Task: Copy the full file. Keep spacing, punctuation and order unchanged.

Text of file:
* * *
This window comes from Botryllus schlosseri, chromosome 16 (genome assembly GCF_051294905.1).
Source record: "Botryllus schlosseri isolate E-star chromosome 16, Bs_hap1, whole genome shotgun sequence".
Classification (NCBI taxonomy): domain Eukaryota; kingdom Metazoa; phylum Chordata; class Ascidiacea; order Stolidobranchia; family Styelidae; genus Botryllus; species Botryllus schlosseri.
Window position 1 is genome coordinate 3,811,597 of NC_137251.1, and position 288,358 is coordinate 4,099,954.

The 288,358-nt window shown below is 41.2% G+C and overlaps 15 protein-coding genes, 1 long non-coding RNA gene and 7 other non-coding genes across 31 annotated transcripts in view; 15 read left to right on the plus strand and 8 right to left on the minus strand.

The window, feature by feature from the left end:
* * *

This window comes from Botryllus schlosseri, chromosome 16 (genome assembly GCF_051294905.1).
Source record: "Botryllus schlosseri isolate E-star chromosome 16, Bs_hap1, whole genome shotgun sequence".
Classification (NCBI taxonomy): domain Eukaryota; kingdom Metazoa; phylum Chordata; class Ascidiacea; order Stolidobranchia; family Styelidae; genus Botryllus; species Botryllus schlosseri.
Window position 1 is genome coordinate 3,811,597 of NC_137251.1, and position 288,358 is coordinate 4,099,954.

The 288,358-nt window shown below is 41.2% G+C and overlaps 15 protein-coding genes, 1 long non-coding RNA gene and 7 other non-coding genes across 31 annotated transcripts in view; 15 read left to right on the plus strand and 8 right to left on the minus strand.

The window, feature by feature from the left end: